As she dug into deep grooves from her deep catalog, the artist born Erica Abi Wright rattled off an array of aliases, among them Medulla Oblongata, Sarah Bellum, Analog Girl in a Digital World and of course her Twitter handle, Fat Belly Bella, an impressive spate arguably rivaled only by recent Pitchfork fest performer Big Boi. Though a collabo with Mitchell never materialized, I’ll give Badu credit for what in this instance was probably the next best thing: a hypnotic shout out to deceased beat hustler J. Dilla in the form of “the Healer,” a simmering, Madlib-produced, love letter to hip-hop (also off the first volume of her New Amerykah series), making her the first ever Lolla guest to give props to the late Slum Village cofounder. That is, unless Stones Throw CEO Peanut Butter Wolf dropped the Detroit native’s name—which I see no evidence of, though it’s more than likely that PBW dipped into the prolific producer’s extensive catalog during his Perry’s stage DJ set.

The set really got interesting toward the end of her hour-long window, when Badu delivered a spiritual aside that was notably in a similar vein to Lady Gaga’s guidance counselor mumbo jumbo, a.k.a. “The American Dream” (do what you wanna do, be what you wanna be, yadda yadda). However, the older, wiser, and honestly much hipper earth mother broke it down very differently, likely owing to issues of race and gender—two hot button topics, the former of which the headlining fame monster obviously sidesteps when engaging in her epic therapy sessions, a.k.a. concerts. “What do you want to be when you grow up?” Badu recalled her elders asking as a young’un, as most of us have been asked countless times along the way, before offering up her childhood peers’ stock responses. “I wanna be a doctor,” the mother of three recalled one saying before revealing her simple, yet sage, aspiration: “I always just wanted to be thoughtful.” It was a profoundly humble statement, especially given the environment, and the rampant consumerism overrunning just about every acre of Grant Park last weekend.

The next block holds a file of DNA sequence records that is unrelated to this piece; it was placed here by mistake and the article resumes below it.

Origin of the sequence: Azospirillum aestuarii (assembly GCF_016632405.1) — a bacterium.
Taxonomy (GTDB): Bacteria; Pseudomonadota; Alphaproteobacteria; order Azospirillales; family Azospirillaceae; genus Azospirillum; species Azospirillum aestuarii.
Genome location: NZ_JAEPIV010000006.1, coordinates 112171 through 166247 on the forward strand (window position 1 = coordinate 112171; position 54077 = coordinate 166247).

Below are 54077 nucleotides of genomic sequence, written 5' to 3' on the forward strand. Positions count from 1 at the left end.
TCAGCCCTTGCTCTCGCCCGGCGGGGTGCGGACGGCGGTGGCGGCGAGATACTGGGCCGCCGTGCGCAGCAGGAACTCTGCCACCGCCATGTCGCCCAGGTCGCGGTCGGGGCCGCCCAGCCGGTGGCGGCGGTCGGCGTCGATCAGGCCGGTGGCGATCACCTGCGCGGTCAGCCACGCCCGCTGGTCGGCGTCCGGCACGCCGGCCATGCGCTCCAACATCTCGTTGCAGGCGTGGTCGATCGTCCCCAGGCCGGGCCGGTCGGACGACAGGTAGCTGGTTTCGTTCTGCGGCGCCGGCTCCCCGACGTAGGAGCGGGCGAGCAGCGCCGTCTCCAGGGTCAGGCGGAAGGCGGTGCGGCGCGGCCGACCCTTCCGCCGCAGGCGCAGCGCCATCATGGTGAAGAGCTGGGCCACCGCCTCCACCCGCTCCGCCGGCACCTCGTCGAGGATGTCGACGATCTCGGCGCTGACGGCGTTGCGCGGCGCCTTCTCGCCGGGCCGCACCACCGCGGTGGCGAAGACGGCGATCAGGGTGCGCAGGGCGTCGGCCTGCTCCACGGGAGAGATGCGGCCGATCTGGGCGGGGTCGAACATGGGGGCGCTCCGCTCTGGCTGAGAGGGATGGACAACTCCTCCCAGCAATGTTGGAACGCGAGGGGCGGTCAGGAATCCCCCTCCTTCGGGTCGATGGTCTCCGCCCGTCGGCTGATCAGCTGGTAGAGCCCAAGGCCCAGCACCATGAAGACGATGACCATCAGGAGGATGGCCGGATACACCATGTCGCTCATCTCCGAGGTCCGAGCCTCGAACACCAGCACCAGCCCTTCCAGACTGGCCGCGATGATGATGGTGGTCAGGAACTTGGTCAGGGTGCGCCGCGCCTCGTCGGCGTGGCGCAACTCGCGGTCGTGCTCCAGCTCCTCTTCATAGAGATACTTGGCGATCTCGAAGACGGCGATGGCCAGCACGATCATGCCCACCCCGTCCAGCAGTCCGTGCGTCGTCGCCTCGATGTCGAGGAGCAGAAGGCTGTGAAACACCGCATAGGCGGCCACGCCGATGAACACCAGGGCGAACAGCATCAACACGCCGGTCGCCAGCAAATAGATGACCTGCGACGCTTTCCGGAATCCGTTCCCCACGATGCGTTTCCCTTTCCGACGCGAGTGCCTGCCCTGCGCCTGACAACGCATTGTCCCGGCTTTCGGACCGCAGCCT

Such unadulterated honesty turned in overwhelming undertaking into an intimate gathering, and was a clever transition into her next tune, not to mention a choice opportunity for her to jump into yet another one of her characters, Lowdown Loretta Brown, or maybe it was Annie the Alchemist. (See? Totally rivaling Sir Lucious Left Foot in the prolific personas department.) Whichever one, she pushed into the sultry shuffle “Annie (Don’t Wair no Panties)“—alternately known as “Don’t Forget the Hot Sauce” by the Badu-fronted, Soulquarian-sewn supergroup Edith Funker—a cheeky cut that might potentially arrive on the last installment of the New Amerykah trilogy. But the fact that she’s still in the promotional phase for her slow-burning, romance-riddled latest, New Amerykah Part Two: Return of the Ankh, suggests that it’ll be some time until the final puzzle piece arrives.

Like the tone of that recent sophomore installment, the vibe remained at a constant simmer throughout the hour, a quiet storm occasionally lifting to reveal errant, space-rock glimmers. So while at the onset I’d hoped for a higher energy performance, Badu’s strong will and magnetic personality won me over in the end. Speaking of space-rock, Badu’s empowering gospel was still no match for the wailing guitars of vintage rock composite Andrew Stockdale and his workhorse Wolfmother, which promptly began at its alotted 7pm slot in what was an awkward overlap to put it kindly. The sonic clusterfuck briefly recalled the unfortunate collision between Band of Horses and Jane’s Addiction exactly one year ago, though in this instance it was Badu’s own doing, a victim of her own tardiness. Regardless, she remains an R&B goddess, and kudos to Lolla for bringing her on in the first place. Along with fellow soul crooners Mavis Staples and Raphael Saadiq, in shows an admirable attempt on the festival’s part to diversify, even if rap and rock time don’t always align.